They say once you've flown flat, you'll never go back. Unfortunately, for mere mortals and average Joes, the cost of business class seats can mean it's pure flight-mode fantasy. There are, however, ways you can lift comfort levels without emptying your bank account.
First, consider budget airlines. Jetstar and Scoot have larger, more comfortable reclining seats in their business class. AirAsia X and VietJet have flatbed offerings.
"If I wasn't concerned about lounge access, earning points or the potential for a points upgrade, I'd choose business class with a budget airline [over economy with a heritage airline]," says Brandon Loo from Point Hacks.
"I like that they offer the core product - a more spacious seat - at a reasonable price without the extras such as unlimited champagne and fine dining that you'd expect in full-service business class."
According to AirAsia X CEO Benyamin Ismail, premium flatbed sale fares between Australia and Kuala Lumpur on AirAsia X are often $599, sometimes even lower.
"We offer upgrades at the airport if any Premium Flatbed seats are available, and the cost depends on the route and length of flight," says Ismail. "Our Premium Flatbed seats are always in high demand, so it's highly encouraged to secure the seat by booking the best available fare in advance."
If you're flying Scoot, you can upgrade to ScootPlus by ringing the call centre, asking at check-in, putting in a bid request or even once on board, subject to availability. Travellers are reported paying as little as $150 between Melbourne and Singapore and $160 between Singapore and Athens. Scoot's other European destination is Berlin, giving Aussies an inexpensive way to comfortably fly halfway around the world, if they're willing to risk not being able to move to the front of the plane.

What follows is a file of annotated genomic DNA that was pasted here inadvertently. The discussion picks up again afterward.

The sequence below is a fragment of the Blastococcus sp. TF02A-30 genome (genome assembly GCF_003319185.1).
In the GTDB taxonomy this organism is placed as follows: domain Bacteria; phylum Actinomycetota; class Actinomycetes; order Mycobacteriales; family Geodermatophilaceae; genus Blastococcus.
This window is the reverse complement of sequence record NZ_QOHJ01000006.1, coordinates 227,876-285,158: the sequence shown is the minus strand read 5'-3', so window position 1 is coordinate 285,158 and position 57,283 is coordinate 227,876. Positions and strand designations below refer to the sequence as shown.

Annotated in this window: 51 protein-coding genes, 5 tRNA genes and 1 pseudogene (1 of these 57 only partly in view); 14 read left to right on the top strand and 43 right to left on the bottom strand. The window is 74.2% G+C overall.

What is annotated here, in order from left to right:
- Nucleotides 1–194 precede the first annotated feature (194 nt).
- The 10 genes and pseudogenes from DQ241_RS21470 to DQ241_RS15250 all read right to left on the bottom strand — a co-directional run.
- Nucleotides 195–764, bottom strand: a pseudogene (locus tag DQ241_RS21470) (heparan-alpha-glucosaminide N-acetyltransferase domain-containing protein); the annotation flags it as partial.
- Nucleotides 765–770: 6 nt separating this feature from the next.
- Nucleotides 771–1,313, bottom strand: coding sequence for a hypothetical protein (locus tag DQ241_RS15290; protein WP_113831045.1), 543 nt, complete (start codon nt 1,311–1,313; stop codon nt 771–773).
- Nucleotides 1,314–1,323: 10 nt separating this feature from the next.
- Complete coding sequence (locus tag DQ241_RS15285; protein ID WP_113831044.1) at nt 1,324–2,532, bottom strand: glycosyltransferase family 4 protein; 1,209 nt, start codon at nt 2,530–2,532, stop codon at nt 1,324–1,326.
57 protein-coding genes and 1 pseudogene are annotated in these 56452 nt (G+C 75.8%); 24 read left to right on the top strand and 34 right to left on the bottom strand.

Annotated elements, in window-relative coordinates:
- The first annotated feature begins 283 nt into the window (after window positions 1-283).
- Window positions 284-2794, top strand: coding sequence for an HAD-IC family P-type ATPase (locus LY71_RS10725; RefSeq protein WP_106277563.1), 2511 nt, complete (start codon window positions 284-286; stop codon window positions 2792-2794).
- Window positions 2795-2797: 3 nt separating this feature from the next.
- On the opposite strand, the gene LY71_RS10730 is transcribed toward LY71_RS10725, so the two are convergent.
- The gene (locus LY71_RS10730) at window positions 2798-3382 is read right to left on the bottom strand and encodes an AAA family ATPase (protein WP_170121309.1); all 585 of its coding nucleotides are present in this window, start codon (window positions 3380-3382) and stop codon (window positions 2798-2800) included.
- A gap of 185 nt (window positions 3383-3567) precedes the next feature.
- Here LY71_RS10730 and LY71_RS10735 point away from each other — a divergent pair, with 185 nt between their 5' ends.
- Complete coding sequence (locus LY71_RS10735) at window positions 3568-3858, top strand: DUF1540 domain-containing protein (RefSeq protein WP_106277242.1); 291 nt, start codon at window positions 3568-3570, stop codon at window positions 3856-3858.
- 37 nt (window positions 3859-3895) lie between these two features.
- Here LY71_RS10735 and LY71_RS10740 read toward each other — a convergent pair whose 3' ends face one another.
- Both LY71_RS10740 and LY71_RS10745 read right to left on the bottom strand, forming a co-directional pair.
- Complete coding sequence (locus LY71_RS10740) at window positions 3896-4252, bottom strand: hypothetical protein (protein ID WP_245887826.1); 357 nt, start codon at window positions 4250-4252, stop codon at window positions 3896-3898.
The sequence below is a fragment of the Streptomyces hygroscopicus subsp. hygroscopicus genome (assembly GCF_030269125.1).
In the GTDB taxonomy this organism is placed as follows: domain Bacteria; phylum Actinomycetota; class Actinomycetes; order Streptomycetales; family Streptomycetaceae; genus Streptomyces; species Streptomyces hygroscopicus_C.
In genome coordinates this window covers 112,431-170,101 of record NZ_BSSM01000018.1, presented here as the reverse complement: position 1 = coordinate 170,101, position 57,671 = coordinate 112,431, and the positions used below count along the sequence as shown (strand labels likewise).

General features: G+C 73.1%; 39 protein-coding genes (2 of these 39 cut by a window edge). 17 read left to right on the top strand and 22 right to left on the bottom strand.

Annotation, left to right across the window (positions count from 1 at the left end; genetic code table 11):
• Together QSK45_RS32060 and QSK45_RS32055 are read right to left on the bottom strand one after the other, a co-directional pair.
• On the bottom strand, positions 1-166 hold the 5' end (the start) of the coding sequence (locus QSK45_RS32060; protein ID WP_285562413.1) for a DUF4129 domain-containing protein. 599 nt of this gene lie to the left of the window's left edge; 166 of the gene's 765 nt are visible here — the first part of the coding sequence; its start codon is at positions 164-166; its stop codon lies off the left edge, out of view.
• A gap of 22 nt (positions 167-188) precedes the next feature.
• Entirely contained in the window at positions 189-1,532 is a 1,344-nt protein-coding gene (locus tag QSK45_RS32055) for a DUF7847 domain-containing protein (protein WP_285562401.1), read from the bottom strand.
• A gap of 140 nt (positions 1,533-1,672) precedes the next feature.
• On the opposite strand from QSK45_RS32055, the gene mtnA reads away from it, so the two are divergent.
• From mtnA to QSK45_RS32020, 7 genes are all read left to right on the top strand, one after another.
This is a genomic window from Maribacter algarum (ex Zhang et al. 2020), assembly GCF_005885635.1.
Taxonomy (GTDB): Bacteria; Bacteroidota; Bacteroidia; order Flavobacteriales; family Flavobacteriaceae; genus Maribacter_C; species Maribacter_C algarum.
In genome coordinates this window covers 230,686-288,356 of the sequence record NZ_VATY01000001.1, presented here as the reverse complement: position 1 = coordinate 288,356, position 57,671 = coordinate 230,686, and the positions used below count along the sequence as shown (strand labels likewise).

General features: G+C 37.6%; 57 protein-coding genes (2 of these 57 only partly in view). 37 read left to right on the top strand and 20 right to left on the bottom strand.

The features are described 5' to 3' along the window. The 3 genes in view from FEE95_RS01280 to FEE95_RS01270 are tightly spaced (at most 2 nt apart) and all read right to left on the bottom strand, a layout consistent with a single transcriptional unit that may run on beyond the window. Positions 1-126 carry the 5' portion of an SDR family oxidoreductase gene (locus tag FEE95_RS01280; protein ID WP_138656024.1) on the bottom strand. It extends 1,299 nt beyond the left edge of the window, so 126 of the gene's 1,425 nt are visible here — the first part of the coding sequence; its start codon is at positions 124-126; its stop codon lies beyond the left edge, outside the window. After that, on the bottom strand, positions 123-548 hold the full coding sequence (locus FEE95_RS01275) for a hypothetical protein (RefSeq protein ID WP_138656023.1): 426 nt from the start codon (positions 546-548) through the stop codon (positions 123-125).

It's not just budget airlines with upgrade options. You can go to the Qatar Upgrade on Departure desk at Doha Airport and ask about the price of an upgrade. Some airlines will send you an email with upgrade offers. Although these are often upwards of $1000, the total cost can be significantly less than buying a business class ticket outright.
If you're not ready to gamble on business-class comfort, find good deals before they happen. Sign up for as many airline emails as you can cope with, then be flexible with dates (and even destinations) when you get one offering cheap upfront seats. Once, thanks to a sale email, I bagged return business class fares with Jetstar between Melbourne and Honolulu for less than $1000. The result was a decent amount of sleep before the 6am arrival and an excellent start to a well-deserved break.